The first time I heard Alex Gow was by accident. The quartet with which the Melburnian first made his name was on tour with Ben Folds, opening to half-empty rooms of keen beans who walked out into the foyer during the intermission in a sort of daze, looking at at one another as if to say bloody hell, that was something, wasn’t it?

Early Oh Mercy acolytes were on the money. At a time in which most antipodean bands were trying to sound like they were from Paris or Berlin, Gow and his variously rotating personnel were never concerned with anything other than writing classic songs that evoked the endless longing of Australian summers and requisite music of the late Fraser years. Their frontman would go onto release five increasingly classic records. Working with various high class personnel, they showcased the breadth of his talent, winning him coveted pointy statues and significant critical acclaim in the process.

Now, after some dabbling with various monikers, Gow steps out under his own name with Dizzy Spell. It’s a beautiful record, one that as soon as we heard it, we knew had to be pressed to vinyl. Certain albums just deserve to be listened to languorously. If you’re reading this, you definitely know what I mean.

Songs seem to pour out of the man. In the process of making this album, he decided he liked some others that he had lying around more so he re-recorded and substituted them. I won’t tell you which ones they are. Craft is also important to him.You can hear it in the way he cuts his records. Guitars don’t strum like that on their own. Big, dramatic left hand piano echoes aren’t by chance.

I ask Jack Ladder, one of Gow’s musical contemporaries, what it is about Alex’s songwriting that just hits the mark every time. ‘Alex drops words into melodies like a postman delivering mail,’ he says.‘It’s easy for him because he knows where you live, and he’s walked down your street a thousand times.’

There’s something in that, I think. When you drop the needle on an album and it feels like you already know it, that the writer al- ready knows you. Such effortlessness is both baked-in and hard won.While it’s undeniable that Gow has been slipping pop songs into our cultural letterbox for the better part of 15 years, never have their contents felt quite so alluring.

When you choose to buy a record like this, people will ask you for your favourite track and the correct answer is the entire thing, goddamn, which is really the only response, but I know how some people are. So let me give you a crib note that will really help you blow some minds. 

It’s called ‘You’re So Funny’ and it’s the tenth track. Side B. It might be the best thing Gow has ever written, Rufus Wainwright doing The Go Betweens. That vocal with those piano chords, it’s just completely transfixing. You might harbour the same opinion about any of the other eleven here, which you’re well entitled to. That’s what musical appreciation is all about.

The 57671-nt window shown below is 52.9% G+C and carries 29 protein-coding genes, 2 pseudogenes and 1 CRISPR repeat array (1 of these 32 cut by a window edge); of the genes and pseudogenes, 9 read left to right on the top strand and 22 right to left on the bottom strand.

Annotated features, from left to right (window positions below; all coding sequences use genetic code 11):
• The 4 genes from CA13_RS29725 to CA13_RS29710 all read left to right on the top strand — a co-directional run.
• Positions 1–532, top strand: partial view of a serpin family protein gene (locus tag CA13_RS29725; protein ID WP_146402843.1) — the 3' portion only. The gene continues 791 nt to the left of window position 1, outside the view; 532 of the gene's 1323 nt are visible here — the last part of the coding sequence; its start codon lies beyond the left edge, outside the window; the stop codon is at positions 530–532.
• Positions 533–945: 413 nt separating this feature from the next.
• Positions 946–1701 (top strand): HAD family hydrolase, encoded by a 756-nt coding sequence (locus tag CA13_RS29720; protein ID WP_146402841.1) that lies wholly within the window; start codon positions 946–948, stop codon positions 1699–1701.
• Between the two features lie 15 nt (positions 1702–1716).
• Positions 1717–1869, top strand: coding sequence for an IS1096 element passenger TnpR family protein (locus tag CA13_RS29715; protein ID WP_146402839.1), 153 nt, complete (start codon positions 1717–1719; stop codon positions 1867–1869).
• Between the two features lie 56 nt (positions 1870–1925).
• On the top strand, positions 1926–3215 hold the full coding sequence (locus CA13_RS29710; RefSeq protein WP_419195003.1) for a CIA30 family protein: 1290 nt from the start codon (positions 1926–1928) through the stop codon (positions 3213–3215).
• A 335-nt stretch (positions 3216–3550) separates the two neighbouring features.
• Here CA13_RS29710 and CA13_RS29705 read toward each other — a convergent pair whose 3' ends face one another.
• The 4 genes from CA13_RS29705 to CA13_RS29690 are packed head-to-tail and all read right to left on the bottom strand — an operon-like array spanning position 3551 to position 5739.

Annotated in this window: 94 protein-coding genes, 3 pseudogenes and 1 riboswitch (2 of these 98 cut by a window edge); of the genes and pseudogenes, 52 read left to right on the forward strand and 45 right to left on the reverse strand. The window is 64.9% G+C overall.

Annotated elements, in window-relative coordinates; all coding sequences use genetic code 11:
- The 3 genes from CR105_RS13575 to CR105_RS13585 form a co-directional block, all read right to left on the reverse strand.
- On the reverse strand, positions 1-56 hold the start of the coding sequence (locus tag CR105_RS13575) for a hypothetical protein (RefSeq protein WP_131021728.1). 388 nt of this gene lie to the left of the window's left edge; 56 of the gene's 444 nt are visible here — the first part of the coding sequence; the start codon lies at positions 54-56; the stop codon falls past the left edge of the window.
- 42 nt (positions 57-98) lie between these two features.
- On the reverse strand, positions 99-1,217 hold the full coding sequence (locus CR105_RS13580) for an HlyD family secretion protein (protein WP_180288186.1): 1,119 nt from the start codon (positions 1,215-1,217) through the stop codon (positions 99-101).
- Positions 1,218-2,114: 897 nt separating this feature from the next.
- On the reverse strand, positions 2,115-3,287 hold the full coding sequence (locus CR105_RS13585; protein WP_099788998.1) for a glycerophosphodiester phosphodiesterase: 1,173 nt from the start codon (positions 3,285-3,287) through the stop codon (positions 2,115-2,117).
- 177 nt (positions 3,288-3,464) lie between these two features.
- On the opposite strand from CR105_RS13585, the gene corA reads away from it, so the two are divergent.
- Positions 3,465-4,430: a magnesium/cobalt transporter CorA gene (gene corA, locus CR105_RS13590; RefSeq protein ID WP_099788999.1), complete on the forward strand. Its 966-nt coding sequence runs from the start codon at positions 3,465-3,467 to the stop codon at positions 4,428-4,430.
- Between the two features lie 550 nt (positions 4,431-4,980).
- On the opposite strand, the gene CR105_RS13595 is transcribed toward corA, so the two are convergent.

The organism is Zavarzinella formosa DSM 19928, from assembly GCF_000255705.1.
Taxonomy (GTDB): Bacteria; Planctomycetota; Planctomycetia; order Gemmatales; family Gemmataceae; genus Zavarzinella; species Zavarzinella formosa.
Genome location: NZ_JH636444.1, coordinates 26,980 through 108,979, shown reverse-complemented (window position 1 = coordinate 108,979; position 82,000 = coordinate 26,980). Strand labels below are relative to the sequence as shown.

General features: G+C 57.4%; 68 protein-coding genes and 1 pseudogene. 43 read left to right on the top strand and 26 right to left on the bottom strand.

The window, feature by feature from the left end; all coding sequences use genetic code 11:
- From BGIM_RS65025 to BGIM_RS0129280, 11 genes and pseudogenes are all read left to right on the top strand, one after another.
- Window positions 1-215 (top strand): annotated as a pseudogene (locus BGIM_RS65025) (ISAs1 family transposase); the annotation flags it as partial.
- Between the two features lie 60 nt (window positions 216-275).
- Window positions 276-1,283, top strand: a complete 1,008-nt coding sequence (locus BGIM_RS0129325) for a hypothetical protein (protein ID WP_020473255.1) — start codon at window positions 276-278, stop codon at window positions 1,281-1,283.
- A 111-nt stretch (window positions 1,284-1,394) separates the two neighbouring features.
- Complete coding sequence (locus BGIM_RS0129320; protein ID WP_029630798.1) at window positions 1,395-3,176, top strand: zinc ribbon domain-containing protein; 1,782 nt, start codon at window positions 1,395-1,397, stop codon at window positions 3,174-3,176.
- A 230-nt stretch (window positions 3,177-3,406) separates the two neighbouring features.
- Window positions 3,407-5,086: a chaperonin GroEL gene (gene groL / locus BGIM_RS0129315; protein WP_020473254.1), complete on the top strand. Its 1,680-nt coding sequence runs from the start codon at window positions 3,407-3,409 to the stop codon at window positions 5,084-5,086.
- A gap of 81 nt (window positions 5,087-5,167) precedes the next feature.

Speaking of which, Robert Foster says this record ‘is filled with good songs.’ He would know.

Alex ended up playing some big shows as Oh Mercy, but this feels like a clutch of songs that belongs behind a piano in a small bar. That’s not to insinuate that the scope of the writing is somewhat lesser in scale; quite the contrary. But you know when you see your favourite act in a larger venue and you sacrifice that closeness? That’s not something I want here. I need to be roundly enveloped by these songs. It is direct, it is clear, it is talking to me, as it will no doubt soon talk to you.

There are few instruments that Gow hasn’t mastered, but those he hasn’t he gives to the masterful. Paul Kelly’s drummer. The pedal steel player from The Triffids. He told me he recorded the entire thing on a 4-track from the 1970s, which sounds about right.You can hear elements of it creep through in a few tracks. It’s the sort of vintage aesthetic that every software plug-in on Earth offers, but only the real deal will render effectively.

It took me half an hour to become a fan of Alex’s work, a love affair that’s now lasted nearly two decades. I’m so glad we have the opportunity to get this brilliant new record into the hands of real music lovers, many of whom I’m sure already have their own stories of how Gow’s voice and music has altered their lives. And for those of you about to embark on your first outing into the plush, dark corners of Gow’s universe, you are in for a serious treat.

Cook yourself something decadent. Pour a glass of wine. This is the moment.

Essay by Jonno Siedler

Jonno Seidler is a music journalist who writes for The Guardian, The Australian and Esquire. He is the co-founder of Impressed and is currently looking for somewhere appropriate to hide his vinyl collection from his toddler before she eats it.



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